Was Dylann Roof always racist? Childhood friend of color said he never had 'white supremacist ideals' as a kid

'I never thought he’d do something like this,' said Antonio Metze, one of Roof's acquaintances after the shooting, adding, 'He had black friends'


                            Was Dylann Roof always racist? Childhood friend of color said he never had 'white supremacist ideals' as a kid
Dylann Storm Roof as seen in his booking photo (Getty Images)

Dylann Roof, the 27-year-old on federal death row for the 2015 racially motivated Charleston church shooting, is set to make his appellate argument that his conviction and death sentence should be overturned on mental health grounds on Tuesday, May 25, 2021. 

He was once known to be a "sweet kid" who grew up to be a "painfully shy" loner. But is that all that is there to Roof's profile? The Charleston church shooting was evidently a racially driven attack carried out by the white supremacist. He even shared his racial hatred in a website manifesto and a journal written from jail. So were Roof's actions a result of growing up in a racist household or was he inherently racist? 

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Dylann Storm Roof as seen in his booking photo after he was apprehended as the main suspect in the mass shooting at the Emanuel African Methodist Episcopal Church that killed nine people on June 18, 2015 in Charleston, South Carolina. The 21-year-old gunman is suspected of killing nine people during a prayer meeting in the church, which is one of the nation's oldest black churches in Charleston (Getty Images)

Made racist jokes, had a drug problem 

According to his high-school contemporary John Mullins, "He [Roof] used drugs heavily a lot," Mullins said. "It was obviously harder than marijuana. He was like a pill popper, from what I understood. Like Xanax, and stuff like that."

He added: "He made a lot of racist jokes, but you don’t really take them seriously like that. You don’t really think of it like that." But it was after the attacks that he realized the truth behind those jokes. He remarked that it seemed like "the things he said were kind of not joking".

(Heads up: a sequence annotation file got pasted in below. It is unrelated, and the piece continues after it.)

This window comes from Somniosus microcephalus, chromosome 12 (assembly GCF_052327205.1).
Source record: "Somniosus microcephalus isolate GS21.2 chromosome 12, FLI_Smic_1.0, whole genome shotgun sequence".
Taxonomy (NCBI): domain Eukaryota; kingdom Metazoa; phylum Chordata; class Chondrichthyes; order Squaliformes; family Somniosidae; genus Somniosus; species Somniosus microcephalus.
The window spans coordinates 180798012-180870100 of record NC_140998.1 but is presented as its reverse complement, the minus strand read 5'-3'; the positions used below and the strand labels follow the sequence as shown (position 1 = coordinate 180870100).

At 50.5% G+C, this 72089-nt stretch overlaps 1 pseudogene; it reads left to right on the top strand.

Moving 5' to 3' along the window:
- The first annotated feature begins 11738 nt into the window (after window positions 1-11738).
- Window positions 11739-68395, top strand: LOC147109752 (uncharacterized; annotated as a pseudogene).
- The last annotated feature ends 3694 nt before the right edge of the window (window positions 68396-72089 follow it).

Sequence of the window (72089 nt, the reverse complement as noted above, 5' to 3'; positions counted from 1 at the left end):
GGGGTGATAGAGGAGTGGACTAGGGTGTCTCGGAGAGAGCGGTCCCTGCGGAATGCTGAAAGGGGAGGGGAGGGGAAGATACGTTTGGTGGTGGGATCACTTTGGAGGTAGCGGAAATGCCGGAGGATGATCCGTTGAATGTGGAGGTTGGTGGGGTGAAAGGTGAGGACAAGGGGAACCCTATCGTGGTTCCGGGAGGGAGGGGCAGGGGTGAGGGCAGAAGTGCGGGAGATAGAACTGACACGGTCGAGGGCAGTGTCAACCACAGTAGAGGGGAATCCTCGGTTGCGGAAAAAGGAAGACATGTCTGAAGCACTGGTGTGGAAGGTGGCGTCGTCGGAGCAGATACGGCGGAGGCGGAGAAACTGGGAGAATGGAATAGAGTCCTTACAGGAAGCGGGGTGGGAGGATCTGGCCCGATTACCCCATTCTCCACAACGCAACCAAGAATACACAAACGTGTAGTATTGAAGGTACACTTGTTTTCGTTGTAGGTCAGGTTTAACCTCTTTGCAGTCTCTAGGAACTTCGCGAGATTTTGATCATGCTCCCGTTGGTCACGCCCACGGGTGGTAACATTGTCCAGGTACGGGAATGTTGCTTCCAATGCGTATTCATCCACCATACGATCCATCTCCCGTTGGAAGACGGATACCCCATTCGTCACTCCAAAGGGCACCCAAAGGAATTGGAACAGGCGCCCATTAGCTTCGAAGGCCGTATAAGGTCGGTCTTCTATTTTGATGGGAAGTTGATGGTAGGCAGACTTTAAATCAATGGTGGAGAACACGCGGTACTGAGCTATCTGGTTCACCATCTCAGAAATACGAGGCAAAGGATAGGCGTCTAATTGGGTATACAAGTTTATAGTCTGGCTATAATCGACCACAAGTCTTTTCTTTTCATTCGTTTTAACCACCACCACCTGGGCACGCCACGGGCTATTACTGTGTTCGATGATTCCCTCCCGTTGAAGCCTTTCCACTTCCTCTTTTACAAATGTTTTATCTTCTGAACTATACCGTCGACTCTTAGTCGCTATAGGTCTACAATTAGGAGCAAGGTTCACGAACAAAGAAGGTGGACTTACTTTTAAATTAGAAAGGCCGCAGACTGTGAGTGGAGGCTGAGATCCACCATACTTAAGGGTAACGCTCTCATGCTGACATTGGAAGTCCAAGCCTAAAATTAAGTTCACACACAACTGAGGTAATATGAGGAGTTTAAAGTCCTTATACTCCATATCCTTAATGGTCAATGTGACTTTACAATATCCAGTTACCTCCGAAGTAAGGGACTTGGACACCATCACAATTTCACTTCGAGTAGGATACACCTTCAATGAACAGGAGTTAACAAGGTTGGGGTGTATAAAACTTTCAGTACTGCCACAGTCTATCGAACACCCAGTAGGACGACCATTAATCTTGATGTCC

A church youth group from Dothan, Alabama prays in front of the Emanuel AME Church on the one-month anniversary of the mass shooting on July 17, 2015 in Charleston, South Carolina (Getty Images)

Dylann Roof 'had Black friends'

Another acquaintance said Roof had Black friends at school. "I never thought he’d do something like this," said the then 19-year-old Antonio Metze. "He had Black friends."

According to Caleb Brown, a childhood friend of Roof's who identities as half-Black, reportedly said that Roof must have only recently begun to "hate Black people" as there was no indication of his being racist while they grew up. Brown had revealed that the two went to elementary and middle school together. 

"How could you claim [to] hate people like that, kill all of these people [when] you were my friend back then?" Brown reportedly said he wanted to ask Roof. "This white supremacist, racist, 'Black-people-have-to-go' kind of ideals weren't put into him when he was a kid. It wasn't something that was sitting and festering his whole life and then he just busted. It’s very recent that that came into his mind and that type of mindset. That’s the only way it could have been."

At the same time, he revealed that during their time together in Rosewood Elementary School in Goldsboro and Hand Middle School in Columbia, he was Roof's "only friend of colour". A 2015 Guardian report would say that a number of Roof's Facebook friends were Black.

Dylann Storm Roof appears in a mugshot from a previous arrest in the months before the deadly shooting at the Emanuel African Methodist Episcopal Church in Charleston, South Carolina, on June 17, 2015 (Getty Images)

Author of a racist manifesto?

According to reports, Roof is said to be the man behind a website featuring a 2,444-word white supremacist manifesto. On the site, the writer goes on to explain his views on race, calling black people "stupid and violent," Jewish people an "enigma," Hispanic people a "huge problem," and East Asian people "by nature very racist."

The writer then describes a disdain for the American flag, which he says represents "people pretending like they have something to be proud [of] while White people are being murdered daily in the streets." The writer concludes by saying that he has no choice but to fight, and says he has chosen Charleston because of its historical importance and because it "at one time had the highest ratio of blacks to Whites in the country."

It also showed Roof holding weapons, visiting a cemetery for Confederate soldiers, and burning and spitting on an American flag. However, the site's authenticity reportedly could not be confirmed.

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